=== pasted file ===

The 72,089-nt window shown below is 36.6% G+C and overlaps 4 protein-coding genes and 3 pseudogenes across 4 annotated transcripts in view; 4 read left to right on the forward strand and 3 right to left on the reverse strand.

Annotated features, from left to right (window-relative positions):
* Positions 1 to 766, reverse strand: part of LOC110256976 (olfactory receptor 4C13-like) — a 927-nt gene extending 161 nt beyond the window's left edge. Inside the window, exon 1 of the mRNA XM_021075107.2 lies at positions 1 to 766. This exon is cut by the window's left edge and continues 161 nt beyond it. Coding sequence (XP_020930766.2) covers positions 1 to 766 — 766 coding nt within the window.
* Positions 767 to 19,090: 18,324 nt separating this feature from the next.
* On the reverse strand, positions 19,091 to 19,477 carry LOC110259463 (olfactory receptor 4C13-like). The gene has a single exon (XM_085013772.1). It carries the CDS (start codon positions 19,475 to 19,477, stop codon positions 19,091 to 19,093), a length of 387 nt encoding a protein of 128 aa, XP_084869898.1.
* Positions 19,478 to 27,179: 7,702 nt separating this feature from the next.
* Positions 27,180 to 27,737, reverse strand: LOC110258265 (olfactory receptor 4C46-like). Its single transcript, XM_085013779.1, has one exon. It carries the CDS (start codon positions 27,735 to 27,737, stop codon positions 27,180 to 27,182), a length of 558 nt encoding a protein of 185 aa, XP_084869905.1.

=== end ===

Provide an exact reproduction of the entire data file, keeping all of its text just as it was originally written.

The 72,089-nt window shown below is 36.6% G+C and overlaps 4 protein-coding genes and 3 pseudogenes across 4 annotated transcripts in view; 4 read left to right on the forward strand and 3 right to left on the reverse strand.

Annotated features, from left to right (window-relative positions):
* Positions 1 to 766, reverse strand: part of LOC110256976 (olfactory receptor 4C13-like) — a 927-nt gene extending 161 nt beyond the window's left edge. Inside the window, exon 1 of the mRNA XM_021075107.2 lies at positions 1 to 766. This exon is cut by the window's left edge and continues 161 nt beyond it. Coding sequence (XP_020930766.2) covers positions 1 to 766 — 766 coding nt within the window.
* Positions 767 to 19,090: 18,324 nt separating this feature from the next.
* On the reverse strand, positions 19,091 to 19,477 carry LOC110259463 (olfactory receptor 4C13-like). The gene has a single exon (XM_085013772.1). It carries the CDS (start codon positions 19,475 to 19,477, stop codon positions 19,091 to 19,093), a length of 387 nt encoding a protein of 128 aa, XP_084869898.1.
* Positions 19,478 to 27,179: 7,702 nt separating this feature from the next.
* Positions 27,180 to 27,737, reverse strand: LOC110258265 (olfactory receptor 4C46-like). Its single transcript, XM_085013779.1, has one exon. It carries the CDS (start codon positions 27,735 to 27,737, stop codon positions 27,180 to 27,182), a length of 558 nt encoding a protein of 185 aa, XP_084869905.1.